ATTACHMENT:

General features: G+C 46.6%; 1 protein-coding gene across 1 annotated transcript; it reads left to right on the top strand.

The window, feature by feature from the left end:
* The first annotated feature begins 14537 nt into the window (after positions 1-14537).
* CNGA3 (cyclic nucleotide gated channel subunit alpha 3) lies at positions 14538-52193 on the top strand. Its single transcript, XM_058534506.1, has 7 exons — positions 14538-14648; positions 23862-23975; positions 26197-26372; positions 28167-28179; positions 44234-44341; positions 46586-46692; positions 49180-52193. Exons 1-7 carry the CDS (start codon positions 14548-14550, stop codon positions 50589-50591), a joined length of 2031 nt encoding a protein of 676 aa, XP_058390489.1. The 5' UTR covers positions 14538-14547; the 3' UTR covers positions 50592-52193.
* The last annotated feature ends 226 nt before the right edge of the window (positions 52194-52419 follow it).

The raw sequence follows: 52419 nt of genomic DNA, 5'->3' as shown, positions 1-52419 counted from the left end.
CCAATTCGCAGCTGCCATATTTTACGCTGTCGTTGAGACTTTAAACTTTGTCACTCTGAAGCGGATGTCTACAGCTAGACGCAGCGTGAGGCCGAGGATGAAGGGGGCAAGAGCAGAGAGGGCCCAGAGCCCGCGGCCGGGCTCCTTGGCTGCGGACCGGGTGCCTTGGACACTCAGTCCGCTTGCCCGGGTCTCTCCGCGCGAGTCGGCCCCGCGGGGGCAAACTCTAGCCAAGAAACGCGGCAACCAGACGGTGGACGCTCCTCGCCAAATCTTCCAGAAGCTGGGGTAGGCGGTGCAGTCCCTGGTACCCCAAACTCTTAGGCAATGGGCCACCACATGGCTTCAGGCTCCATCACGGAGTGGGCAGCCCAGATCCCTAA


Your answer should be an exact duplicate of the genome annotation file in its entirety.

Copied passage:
General features: G+C 46.6%; 1 protein-coding gene across 1 annotated transcript; it reads left to right on the top strand.

The window, feature by feature from the left end:
* The first annotated feature begins 14537 nt into the window (after positions 1-14537).
* CNGA3 (cyclic nucleotide gated channel subunit alpha 3) lies at positions 14538-52193 on the top strand. Its single transcript, XM_058534506.1, has 7 exons — positions 14538-14648; positions 23862-23975; positions 26197-26372; positions 28167-28179; positions 44234-44341; positions 46586-46692; positions 49180-52193. Exons 1-7 carry the CDS (start codon positions 14548-14550, stop codon positions 50589-50591), a joined length of 2031 nt encoding a protein of 676 aa, XP_058390489.1. The 5' UTR covers positions 14538-14547; the 3' UTR covers positions 50592-52193.
* The last annotated feature ends 226 nt before the right edge of the window (positions 52194-52419 follow it).

The raw sequence follows: 52419 nt of genomic DNA, 5'->3' as shown, positions 1-52419 counted from the left end.
CCAATTCGCAGCTGCCATATTTTACGCTGTCGTTGAGACTTTAAACTTTGTCACTCTGAAGCGGATGTCTACAGCTAGACGCAGCGTGAGGCCGAGGATGAAGGGGGCAAGAGCAGAGAGGGCCCAGAGCCCGCGGCCGGGCTCCTTGGCTGCGGACCGGGTGCCTTGGACACTCAGTCCGCTTGCCCGGGTCTCTCCGCGCGAGTCGGCCCCGCGGGGGCAAACTCTAGCCAAGAAACGCGGCAACCAGACGGTGGACGCTCCTCGCCAAATCTTCCAGAAGCTGGGGTAGGCGGTGCAGTCCCTGGTACCCCAAACTCTTAGGCAATGGGCCACCACATGGCTTCAGGCTCCATCACGGAGTGGGCAGCCCAGATCCCTAA